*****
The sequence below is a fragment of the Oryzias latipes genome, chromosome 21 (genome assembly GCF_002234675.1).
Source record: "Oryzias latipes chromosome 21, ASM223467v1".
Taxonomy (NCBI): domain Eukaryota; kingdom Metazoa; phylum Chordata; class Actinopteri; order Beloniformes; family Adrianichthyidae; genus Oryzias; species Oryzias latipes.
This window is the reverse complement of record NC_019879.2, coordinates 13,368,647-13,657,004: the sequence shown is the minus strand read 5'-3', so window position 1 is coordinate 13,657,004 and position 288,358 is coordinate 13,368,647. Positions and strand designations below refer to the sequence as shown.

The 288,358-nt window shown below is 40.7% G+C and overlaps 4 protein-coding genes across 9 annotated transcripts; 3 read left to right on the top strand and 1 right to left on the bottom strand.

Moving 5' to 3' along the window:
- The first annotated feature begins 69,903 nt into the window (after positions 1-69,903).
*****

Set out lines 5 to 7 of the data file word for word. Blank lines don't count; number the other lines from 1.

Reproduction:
The 288,358-nt window shown below is 40.7% G+C and overlaps 4 protein-coding genes across 9 annotated transcripts; 3 read left to right on the top strand and 1 right to left on the bottom strand.

Moving 5' to 3' along the window:
- The first annotated feature begins 69,903 nt into the window (after positions 1-69,903).